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Re-visiting key Leaf themes that are making a difference now; Brunnstrom arrives

Over the course of the first half of the season, I've often touched on certain themes here that are obviously important to the success of the Maple Leafs.  In no particular order these include:

  • How thin the difference can be between winning and losing.  That sounds obvious, but what I have posted regularly is that, sometimes, it just comes down to a fraction of an inch.  As in, a guy may play the way he always plays, but sometimes, his shots (Kessel, for example) just aren’t going in.  When they don’t, we say he’s playing poorly.  When they go in, we say he’s found his game.  Sometimes that’s true.  Other times, it’s just a turn of fortune and the shots are, again, simply finding the net.  Right now, Kessel and others are finding the mark.
  • Starting maybe a dozen or so games ago, maybe more, I suggested that the Leafs would need to get out-of-this-world goaltending from somebody to get the team going on the right track. I hoped it would be Gustavsson, who at various times in his two seasons here has seemed poised to take that proverbial “next step”.  Instead, it is young Reimer who is running with the ball.  Regardless, the Leafs are, for the moment, getting the “no-freebies plus some great saves” goaltending most clubs need to have success.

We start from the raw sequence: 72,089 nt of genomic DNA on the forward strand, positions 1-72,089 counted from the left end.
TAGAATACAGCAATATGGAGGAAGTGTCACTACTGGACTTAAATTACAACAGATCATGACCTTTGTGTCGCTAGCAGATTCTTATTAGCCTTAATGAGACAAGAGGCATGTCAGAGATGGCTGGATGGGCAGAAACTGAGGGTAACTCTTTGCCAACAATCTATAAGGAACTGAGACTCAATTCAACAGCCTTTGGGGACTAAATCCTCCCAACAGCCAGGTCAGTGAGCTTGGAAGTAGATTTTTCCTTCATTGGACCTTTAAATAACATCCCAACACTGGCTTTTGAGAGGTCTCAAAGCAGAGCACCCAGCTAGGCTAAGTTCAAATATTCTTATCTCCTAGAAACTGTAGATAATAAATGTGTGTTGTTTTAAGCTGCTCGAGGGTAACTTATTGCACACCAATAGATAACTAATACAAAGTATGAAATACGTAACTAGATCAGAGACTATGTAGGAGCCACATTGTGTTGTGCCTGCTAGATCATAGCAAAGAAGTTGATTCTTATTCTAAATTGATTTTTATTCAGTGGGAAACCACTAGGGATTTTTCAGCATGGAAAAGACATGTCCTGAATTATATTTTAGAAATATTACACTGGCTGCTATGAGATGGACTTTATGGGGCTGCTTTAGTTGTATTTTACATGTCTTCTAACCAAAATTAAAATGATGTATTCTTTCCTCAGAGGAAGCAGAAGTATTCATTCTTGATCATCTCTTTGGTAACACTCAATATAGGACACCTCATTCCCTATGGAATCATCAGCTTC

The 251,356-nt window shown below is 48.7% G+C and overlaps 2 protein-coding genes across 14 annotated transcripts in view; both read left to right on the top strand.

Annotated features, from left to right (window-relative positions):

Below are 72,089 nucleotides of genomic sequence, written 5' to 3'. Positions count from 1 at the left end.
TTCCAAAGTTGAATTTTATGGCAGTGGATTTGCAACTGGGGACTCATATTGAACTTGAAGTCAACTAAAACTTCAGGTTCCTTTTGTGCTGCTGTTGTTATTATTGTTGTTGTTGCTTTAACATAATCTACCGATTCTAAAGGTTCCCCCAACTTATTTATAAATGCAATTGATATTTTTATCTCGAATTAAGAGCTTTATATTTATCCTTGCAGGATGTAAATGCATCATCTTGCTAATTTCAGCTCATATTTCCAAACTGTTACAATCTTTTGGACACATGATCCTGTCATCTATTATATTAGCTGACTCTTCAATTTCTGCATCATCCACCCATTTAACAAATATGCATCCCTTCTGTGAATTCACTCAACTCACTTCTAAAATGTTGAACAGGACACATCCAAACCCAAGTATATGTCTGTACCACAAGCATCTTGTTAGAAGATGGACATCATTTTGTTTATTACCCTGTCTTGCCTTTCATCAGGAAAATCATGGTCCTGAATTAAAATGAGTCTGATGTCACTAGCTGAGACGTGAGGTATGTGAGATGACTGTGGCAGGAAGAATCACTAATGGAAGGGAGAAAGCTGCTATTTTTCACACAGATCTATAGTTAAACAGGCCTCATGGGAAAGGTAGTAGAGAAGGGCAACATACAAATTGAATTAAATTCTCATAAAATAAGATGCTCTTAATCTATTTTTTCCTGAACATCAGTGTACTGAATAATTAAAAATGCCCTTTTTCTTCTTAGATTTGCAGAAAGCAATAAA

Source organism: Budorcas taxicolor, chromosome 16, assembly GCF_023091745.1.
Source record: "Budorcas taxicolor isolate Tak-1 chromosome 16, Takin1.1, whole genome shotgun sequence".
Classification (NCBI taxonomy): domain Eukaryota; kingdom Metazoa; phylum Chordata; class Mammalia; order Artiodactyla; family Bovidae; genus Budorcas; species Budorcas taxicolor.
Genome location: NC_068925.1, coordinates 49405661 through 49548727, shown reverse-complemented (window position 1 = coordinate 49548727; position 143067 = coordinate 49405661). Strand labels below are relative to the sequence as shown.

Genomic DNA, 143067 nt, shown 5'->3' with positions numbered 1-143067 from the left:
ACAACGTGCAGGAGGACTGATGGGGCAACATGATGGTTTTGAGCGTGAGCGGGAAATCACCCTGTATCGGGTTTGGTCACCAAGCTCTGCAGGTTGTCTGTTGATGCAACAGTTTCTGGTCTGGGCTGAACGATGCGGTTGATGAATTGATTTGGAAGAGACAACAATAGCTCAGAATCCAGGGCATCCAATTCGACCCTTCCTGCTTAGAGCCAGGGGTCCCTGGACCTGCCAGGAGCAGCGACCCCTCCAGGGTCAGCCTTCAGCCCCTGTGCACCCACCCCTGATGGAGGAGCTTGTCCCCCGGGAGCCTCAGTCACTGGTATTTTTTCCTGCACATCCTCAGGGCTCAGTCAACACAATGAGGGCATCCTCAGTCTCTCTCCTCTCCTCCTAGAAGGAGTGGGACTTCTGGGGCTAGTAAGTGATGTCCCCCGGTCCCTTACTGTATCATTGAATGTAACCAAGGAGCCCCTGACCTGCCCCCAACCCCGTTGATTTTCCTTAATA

• With that as a backdrop, I had also suggested that that kind of goaltending could propel a team on a run where they win, say, ten out of twelve games.  It could all end very suddenly, of course, but for now, the Leafs are in the midst of a nice run that could lead to something along those lines.  Confidence is a funny thing.  It spreads.
  • The Eastern Conference, and the frailty of most of the teams in the East, has been the subject of many columns here.  The fact is there are very few truly elite teams in the East, and there is no reason—if the Leafs play reasonably well in the second half of the season—that they can’t compete for a playoff spot.  And I mentioned this long before this nice little streak.  The East is wide open, in terms of the playoff picture.  Most teams are limited in terms of high-end skill and go through highs and lows.
  • Grabovski’s emergence has been central to the recent Leaf fortunes.  I say this not only because he is playing well now, but because he was there and essentially leading the way when the team was really struggling.  He helped them win some games that could have gone the other way, and if the Leafs do earn success in the second half (still a big if, we all realize), he will have been one of the guys responsible for keeping their heads above water when times were tough.